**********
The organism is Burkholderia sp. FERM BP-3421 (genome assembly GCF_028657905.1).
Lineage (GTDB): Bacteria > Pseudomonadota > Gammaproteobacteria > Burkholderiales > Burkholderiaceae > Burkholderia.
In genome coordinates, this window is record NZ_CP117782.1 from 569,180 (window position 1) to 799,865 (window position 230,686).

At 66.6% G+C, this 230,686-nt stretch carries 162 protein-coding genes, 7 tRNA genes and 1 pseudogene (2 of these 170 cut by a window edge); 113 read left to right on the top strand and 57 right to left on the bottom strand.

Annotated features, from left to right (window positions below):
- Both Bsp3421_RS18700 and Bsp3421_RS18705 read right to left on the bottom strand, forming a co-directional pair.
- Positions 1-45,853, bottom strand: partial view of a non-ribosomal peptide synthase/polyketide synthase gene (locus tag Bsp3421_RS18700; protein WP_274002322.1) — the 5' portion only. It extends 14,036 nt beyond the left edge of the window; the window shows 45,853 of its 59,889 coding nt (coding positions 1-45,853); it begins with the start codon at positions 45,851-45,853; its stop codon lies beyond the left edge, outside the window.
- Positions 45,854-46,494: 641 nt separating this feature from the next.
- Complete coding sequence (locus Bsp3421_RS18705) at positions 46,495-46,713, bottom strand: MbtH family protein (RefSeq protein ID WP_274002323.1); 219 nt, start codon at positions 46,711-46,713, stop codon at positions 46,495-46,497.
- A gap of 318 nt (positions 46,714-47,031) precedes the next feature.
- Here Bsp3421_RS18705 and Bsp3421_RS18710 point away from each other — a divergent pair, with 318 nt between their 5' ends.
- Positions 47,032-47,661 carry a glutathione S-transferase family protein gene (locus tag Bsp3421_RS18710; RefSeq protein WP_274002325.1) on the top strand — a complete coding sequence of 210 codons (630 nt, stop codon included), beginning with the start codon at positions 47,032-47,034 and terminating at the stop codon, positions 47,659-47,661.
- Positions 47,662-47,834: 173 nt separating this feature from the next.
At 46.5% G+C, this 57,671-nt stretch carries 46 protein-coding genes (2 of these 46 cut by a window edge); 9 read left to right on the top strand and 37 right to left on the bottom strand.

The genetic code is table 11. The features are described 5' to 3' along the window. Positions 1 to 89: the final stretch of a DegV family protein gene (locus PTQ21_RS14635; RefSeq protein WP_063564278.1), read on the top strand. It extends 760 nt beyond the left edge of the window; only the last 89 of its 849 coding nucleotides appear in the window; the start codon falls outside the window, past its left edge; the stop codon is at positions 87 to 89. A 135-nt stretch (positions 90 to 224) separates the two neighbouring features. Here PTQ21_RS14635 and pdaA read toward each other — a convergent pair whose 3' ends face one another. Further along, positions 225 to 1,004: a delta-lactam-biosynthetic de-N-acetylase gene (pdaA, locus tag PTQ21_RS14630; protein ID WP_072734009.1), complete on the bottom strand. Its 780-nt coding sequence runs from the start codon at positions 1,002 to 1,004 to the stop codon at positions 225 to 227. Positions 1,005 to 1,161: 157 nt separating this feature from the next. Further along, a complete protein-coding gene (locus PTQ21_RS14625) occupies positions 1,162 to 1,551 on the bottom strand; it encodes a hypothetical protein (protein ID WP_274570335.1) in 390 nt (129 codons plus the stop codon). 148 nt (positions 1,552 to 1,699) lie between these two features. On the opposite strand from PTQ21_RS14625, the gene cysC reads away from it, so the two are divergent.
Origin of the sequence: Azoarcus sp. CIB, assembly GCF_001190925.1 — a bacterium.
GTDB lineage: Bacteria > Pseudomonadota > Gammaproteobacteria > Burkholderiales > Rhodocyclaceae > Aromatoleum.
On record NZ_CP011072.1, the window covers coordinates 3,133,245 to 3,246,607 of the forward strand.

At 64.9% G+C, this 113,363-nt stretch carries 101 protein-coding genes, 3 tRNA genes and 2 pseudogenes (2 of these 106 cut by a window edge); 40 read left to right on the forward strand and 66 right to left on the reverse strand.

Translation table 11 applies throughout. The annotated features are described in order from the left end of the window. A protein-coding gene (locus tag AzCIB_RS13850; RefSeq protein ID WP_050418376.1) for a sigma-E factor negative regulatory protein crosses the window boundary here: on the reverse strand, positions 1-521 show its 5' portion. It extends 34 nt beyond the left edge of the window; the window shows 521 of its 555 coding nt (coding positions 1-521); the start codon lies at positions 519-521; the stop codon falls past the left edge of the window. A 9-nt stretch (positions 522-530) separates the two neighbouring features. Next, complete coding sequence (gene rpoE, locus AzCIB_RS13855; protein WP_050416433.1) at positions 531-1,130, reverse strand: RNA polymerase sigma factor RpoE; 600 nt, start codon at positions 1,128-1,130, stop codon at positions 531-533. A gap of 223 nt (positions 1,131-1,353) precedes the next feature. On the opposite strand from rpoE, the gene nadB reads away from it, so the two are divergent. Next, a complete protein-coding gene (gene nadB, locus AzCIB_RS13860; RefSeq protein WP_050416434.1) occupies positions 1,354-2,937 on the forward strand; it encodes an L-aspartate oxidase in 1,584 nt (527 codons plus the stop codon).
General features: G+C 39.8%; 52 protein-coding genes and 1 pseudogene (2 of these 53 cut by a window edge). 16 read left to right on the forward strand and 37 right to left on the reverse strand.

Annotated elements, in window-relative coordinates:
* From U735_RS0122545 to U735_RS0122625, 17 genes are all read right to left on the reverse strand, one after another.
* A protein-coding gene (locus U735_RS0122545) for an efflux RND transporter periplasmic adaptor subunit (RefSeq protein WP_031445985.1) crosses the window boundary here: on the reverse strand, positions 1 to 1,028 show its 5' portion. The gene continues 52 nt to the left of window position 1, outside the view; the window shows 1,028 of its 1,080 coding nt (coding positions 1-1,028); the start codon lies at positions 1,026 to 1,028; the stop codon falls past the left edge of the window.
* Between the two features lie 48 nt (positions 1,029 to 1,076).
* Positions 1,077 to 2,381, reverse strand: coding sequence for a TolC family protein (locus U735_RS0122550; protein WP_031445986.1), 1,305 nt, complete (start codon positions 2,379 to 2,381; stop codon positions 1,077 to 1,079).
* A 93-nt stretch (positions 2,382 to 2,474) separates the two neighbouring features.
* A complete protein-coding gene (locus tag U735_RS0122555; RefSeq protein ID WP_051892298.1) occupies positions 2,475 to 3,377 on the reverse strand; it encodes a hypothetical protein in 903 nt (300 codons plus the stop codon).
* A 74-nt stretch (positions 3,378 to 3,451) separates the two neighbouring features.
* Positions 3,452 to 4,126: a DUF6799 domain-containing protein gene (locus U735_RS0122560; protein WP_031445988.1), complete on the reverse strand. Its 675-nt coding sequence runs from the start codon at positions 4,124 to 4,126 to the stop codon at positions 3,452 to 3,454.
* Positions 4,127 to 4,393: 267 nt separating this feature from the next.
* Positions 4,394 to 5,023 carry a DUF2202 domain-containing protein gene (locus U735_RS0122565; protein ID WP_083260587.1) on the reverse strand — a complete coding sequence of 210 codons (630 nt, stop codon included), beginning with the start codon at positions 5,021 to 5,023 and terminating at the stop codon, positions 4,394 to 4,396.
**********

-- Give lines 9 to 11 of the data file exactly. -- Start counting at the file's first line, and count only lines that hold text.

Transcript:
- Complete coding sequence (locus Bsp3421_RS18705) at positions 46,495-46,713, bottom strand: MbtH family protein (RefSeq protein ID WP_274002323.1); 219 nt, start codon at positions 46,711-46,713, stop codon at positions 46,495-46,497.
- A gap of 318 nt (positions 46,714-47,031) precedes the next feature.
- Here Bsp3421_RS18705 and Bsp3421_RS18710 point away from each other — a divergent pair, with 318 nt between their 5' ends.